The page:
My insect antennae are picking up odd little tingle vibes from Tomas Alfredson‘s The Snowman (Universal, 10.20). Which may signify something good or even great. Who knows? But there’s something odd going on…I can feel it. How can a snow-blanketed policier about a mystifying hunt for a serial killer, especially directed by the respected Tomas Alfredson (Let The Right One In, Tinker Tailor Solder Spy), be anything but satisfying in a shaded adult way? How can it not be different, disturbing, unsettling? And with such a great-sounding cast — Michael Fassbender, Rebecca Ferguson, Charlotte Gainsbourg, Val Kilmer, J. K. Simmons, Toby Jones, Chloë Sevigny, et. al.

On the other hand there are four “hmmm” factors: (a) The Snowman opens four weeks hence (10.20) and yet I haven’t heard of any screenings or reactions to same…nothing; (b) I’ve learned to be slightly wary of films that open in England before the U.S. (the U.K. debut is on 10.13); (c) why didn’t The Snowman play at the Toronto Film Festival?; and (d) Michael Fassbender is still on the HE shit list — I’ve simply come to dislike the guy no matter what he does, and I don’t see that changing any time soon.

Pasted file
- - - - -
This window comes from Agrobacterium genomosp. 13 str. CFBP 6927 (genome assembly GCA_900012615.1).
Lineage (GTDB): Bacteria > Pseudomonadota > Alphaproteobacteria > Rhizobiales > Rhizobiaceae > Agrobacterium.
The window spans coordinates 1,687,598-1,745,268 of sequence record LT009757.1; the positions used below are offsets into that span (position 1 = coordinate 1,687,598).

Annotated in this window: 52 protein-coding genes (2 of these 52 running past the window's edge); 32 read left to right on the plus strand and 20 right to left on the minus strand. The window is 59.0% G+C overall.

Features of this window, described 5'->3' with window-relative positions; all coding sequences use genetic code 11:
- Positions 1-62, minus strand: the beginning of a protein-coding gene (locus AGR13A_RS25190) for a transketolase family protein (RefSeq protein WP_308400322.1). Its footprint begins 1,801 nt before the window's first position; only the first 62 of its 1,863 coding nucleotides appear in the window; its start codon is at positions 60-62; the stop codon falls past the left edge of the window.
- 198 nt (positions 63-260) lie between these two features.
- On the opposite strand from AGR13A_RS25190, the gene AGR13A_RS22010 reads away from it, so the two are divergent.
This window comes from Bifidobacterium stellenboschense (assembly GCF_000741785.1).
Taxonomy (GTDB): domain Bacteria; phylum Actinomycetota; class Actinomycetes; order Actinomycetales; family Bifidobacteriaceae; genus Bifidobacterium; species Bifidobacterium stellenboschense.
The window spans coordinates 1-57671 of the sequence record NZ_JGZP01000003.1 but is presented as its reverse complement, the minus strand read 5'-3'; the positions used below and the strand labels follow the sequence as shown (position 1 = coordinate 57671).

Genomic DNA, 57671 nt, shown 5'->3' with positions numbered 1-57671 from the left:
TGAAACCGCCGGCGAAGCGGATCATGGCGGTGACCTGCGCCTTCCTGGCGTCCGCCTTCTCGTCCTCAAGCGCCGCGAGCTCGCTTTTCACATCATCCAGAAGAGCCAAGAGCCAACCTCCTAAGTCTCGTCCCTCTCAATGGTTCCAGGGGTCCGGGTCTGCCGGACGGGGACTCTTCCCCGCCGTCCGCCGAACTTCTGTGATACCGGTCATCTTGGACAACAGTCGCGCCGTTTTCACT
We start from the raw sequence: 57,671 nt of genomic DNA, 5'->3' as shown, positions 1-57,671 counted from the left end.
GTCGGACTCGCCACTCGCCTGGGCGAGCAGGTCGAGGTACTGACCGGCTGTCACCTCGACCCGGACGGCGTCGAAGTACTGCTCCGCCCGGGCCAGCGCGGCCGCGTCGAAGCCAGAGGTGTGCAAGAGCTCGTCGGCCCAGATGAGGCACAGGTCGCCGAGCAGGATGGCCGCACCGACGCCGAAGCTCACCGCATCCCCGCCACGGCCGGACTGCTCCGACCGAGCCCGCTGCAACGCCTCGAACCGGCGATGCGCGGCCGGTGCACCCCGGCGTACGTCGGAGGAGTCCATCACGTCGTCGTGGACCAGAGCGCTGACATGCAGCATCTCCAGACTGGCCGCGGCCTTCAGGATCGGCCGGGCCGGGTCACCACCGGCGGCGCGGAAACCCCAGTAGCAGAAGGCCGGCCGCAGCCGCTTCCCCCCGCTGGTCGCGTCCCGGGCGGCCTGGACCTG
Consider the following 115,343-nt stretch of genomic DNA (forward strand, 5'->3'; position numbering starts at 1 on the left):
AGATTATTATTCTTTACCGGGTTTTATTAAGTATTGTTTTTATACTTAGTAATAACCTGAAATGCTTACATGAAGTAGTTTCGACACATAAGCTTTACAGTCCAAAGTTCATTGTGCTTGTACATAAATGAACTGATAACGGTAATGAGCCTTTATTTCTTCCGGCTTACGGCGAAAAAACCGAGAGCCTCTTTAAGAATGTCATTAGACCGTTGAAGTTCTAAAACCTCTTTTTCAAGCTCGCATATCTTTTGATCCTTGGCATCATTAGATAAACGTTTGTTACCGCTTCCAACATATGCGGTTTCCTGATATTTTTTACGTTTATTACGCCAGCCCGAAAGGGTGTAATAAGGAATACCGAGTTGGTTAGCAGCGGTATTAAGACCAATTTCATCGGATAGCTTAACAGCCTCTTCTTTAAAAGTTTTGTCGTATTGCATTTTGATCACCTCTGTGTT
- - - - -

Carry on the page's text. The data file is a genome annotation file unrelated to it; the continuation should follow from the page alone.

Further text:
Hossein Amini and Peter Straughn‘s screenplay is based on the same-titled 2007 book by Norwegian crime-writer Jo Nesbo. The Snowman is the seventh entry in his Harry Hole series. Here’s the Wiki synopsis:

“Norwegian detective Harry Hole investigates a number of recent murders of women around Oslo. His experience of an earlier training course with the FBI leads him to search for links between the cases, and he finds two of them — each victim is a married mother and after each murder a snowman appears at the murder scene.

“On looking back through previous cold cases, Hole comes to realize that he’s on the case of Norway’s first official serial killer, as he discovers more women who have disappeared and are believed to have been abducted or murdered in a similar way. Almost all of the victims vanished after the first snowfall of winter, and a snowman is found near the scene — an obviously significant fact that was ignored by the original investigators.”